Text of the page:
Not really 🙂 Watching Rick Stein travel from Venice to Istanbul is making us dribble a bit though. It should be marked as unsuitable viewing for greedy folk prior to lunchtime.

So, after he conjured up this bean dish under the Greek sun the other day, via the Beeb, we practically ran to the kitchen to replicate it. The next day, we did it again for a lunch party of 6 friends, adding those little bits of Jamon tacos into the recipe – so this is a Spanish version – but it’s just as nice and flavoursome without.

Called Gigante something or other, because of the big beans I guess. Basically, it’s quick, easy, filling and cheap. It’s also really, really tasty.

Fry some garlic and onion in lots of olive oil. Season. (if you are choosing to add bacon or jamon then do it now).

DSC09376.JPG

Wilt half a bag of fresh spinach. He added fresh, skinned, chopped tomatoes. You might add a tin, but remember it should be quite dry. We used some previously roasted cherry tomatoes which we had be given 🙂

(I roast them slowly, with balsamic, sugar, salt, pepper, garlic and rosemary)

So when the spinach has wilted (30 seconds or so) mix in a jar of those big butter beans, or whatever beans are in the store cupboard. I added them earlier to the pan in error, it didn’t make any difference.

DSC09377.JPG

Transfer the lot to the oven, and bake until it’s all combined and hot. Take out and crumble feta cheese over the top and serve. (Lidl have just had the Greek promo on, but if you needed to then any similar cheese would be great). Serve in tapas dishes.

DSC09383.JPG

There’ll be nothing left over!

 

 

Waiter, there’s a snot in my milkshake…

Love the pig!

Love the pig!

Well, you just never know, do you?

This Horse-y hoo ha that has smothered the news lately makes you think. Think about what you eat, because after all, we are what we eat. Simple.

Cheap meat equals cheap content, and ambiguity – where did it come from? How many air miles are on it? How fresh is it?  And now….WHAT is it?

We’ve been to France, we’ve probably eaten horse, that’s not the argument really.  It’s knowing we’re eating it, and being happy about it.

Here in the Alpujarras, we wince at the pig being killed at Matanza – but enjoy the chorizo, morcilla, longaniza, and other tasty porcine entrails – we know where it’s from.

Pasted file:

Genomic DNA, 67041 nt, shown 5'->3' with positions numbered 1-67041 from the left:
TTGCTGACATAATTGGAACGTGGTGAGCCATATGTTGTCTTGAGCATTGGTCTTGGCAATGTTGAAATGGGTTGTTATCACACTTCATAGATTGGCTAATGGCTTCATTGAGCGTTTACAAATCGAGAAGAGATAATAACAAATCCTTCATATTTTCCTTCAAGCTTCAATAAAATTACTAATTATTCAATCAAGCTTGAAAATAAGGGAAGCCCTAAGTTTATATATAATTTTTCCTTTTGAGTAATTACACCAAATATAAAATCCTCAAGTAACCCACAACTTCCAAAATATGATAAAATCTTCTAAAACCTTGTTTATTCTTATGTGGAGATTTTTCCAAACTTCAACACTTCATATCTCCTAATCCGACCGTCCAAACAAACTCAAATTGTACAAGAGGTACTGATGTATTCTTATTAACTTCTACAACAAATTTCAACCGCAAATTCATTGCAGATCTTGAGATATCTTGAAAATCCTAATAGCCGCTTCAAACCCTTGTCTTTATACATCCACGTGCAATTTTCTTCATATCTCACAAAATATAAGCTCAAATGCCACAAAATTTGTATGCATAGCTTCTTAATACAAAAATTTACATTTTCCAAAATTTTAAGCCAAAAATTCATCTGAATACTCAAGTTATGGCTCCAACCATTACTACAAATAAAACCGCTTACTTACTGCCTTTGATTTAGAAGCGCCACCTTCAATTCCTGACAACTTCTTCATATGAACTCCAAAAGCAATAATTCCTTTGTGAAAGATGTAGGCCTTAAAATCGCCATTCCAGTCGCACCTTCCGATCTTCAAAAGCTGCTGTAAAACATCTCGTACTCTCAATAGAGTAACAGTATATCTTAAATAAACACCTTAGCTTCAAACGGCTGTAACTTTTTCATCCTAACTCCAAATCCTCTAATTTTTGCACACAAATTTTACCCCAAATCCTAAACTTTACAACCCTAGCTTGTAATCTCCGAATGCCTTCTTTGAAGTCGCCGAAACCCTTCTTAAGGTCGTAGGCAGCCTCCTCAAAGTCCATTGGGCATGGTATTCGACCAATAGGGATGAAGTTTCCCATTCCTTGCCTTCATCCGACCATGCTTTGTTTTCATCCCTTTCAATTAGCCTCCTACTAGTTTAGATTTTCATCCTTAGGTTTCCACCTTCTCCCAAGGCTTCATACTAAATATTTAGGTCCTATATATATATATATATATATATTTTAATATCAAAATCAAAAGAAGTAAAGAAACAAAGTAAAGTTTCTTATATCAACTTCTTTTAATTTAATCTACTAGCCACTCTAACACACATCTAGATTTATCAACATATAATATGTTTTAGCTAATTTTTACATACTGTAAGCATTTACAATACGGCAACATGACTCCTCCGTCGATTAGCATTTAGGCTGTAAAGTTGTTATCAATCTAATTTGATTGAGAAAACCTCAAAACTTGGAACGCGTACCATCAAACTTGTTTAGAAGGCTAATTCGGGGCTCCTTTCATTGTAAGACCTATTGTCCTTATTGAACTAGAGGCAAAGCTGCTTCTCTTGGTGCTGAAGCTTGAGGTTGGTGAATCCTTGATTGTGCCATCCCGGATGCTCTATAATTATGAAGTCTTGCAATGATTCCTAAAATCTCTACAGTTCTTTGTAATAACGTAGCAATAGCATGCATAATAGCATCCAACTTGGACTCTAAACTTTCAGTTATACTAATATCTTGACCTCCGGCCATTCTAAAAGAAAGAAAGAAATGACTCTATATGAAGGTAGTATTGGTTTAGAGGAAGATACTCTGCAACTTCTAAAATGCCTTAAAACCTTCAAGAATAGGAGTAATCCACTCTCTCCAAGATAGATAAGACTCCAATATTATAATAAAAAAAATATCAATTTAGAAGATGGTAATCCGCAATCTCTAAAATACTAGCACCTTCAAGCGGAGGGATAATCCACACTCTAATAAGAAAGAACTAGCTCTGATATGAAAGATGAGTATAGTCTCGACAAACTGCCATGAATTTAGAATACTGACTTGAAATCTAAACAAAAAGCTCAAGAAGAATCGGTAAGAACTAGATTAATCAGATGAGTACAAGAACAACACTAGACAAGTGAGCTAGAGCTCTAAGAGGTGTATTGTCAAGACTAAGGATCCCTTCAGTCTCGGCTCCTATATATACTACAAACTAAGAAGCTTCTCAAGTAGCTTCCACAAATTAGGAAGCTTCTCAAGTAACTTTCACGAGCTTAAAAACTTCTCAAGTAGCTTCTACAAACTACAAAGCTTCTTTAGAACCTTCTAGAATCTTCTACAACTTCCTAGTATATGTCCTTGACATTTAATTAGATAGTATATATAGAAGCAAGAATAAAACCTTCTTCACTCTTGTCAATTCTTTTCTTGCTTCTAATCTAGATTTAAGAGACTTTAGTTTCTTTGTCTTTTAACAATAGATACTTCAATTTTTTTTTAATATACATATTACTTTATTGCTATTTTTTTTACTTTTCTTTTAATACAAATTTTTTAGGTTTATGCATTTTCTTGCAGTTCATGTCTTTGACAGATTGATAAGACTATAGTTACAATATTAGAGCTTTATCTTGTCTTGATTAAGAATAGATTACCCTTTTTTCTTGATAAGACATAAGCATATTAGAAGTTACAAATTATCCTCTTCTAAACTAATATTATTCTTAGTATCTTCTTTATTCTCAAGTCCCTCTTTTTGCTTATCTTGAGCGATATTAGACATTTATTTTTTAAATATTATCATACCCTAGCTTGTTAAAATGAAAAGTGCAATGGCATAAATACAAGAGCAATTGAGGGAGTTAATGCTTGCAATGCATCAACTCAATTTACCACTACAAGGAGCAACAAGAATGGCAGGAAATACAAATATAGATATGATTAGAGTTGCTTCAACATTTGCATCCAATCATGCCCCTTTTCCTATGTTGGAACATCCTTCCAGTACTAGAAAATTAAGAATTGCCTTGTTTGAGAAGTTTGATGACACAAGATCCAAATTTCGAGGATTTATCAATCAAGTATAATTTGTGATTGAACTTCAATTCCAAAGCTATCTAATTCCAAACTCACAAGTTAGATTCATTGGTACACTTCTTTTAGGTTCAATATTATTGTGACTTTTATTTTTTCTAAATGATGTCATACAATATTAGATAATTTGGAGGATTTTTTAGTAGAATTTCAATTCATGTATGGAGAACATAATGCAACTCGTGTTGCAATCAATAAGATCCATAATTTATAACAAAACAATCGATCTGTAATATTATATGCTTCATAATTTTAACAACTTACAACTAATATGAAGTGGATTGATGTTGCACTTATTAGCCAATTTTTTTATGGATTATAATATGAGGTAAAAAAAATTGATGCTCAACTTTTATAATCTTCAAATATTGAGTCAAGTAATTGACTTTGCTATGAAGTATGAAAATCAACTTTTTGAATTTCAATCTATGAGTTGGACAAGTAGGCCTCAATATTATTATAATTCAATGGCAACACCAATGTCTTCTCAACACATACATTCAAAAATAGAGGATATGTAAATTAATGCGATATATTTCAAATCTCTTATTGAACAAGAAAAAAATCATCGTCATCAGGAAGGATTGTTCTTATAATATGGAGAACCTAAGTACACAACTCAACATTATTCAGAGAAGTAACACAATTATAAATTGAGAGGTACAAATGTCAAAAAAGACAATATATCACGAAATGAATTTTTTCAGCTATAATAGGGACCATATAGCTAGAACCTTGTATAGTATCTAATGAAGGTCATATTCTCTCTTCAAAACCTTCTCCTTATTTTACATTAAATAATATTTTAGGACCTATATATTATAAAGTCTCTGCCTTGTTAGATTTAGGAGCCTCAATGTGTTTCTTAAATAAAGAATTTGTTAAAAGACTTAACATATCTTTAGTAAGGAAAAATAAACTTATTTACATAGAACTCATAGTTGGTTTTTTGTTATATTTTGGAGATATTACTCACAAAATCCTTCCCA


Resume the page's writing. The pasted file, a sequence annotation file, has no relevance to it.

The wine we drink is the one from the grapes we harvested, to help our neighbour. No fish guts, no nasty preservatives.

Our olive oil is first press, green, from Carolina, I can point you out her trees close to Torviscon.

Our bread is freshly baked over wood, daily. Sometimes it would be nice to have something different, but that’s what the Panadero bakes.

We could buy all these things in Dia, or Aldi – cheaper, but inferior.

Next time you’re on your dwindling UK high street – doesn’t matter where, they all look the same –  then pass by the growing number of charity shops and betting shops – seek out your local butcher or baker – and do yourself – and your digestion – a favour.

Sunday Lunch

…with friends. An invite to Sunday Lunch here in Las Alpujarras is less of a Roast Beef affair and more of a trip to a Bodega, tasting the new wine….

and an enormous bubbling pan of Arroz.

A sort of  Paella with more liquid, crab, elvers, prawns, mussels, and squid compete with garlic, onions, vibrant peppers and golden saffron.

People drift in and out, a glass and a plate always proffered, plates of olives, capers, chorizo and cheese for a long sobre mesa first course…Rosario cooks the best Arroz…who would want Bisto when you can have this?!

serving up

Let it snow, Let it snow, Take it Slow

Yes, we had a good sprinkling of the white stuff last night, big powdery flakes that were melted away today by the Andalucían sunshine, but hopefully that will have improved the Ski conditions up at the the Sierra Nevada...

Cold weather, warm stew based dishes – a slow cooker bought in one of my more clever moments is the basis for this recipe, but a watched pot or for authenticity a tagine from Morocco will do.

Think Morocco and sunshine, zingy spices and warmth! More

Previous Older Entries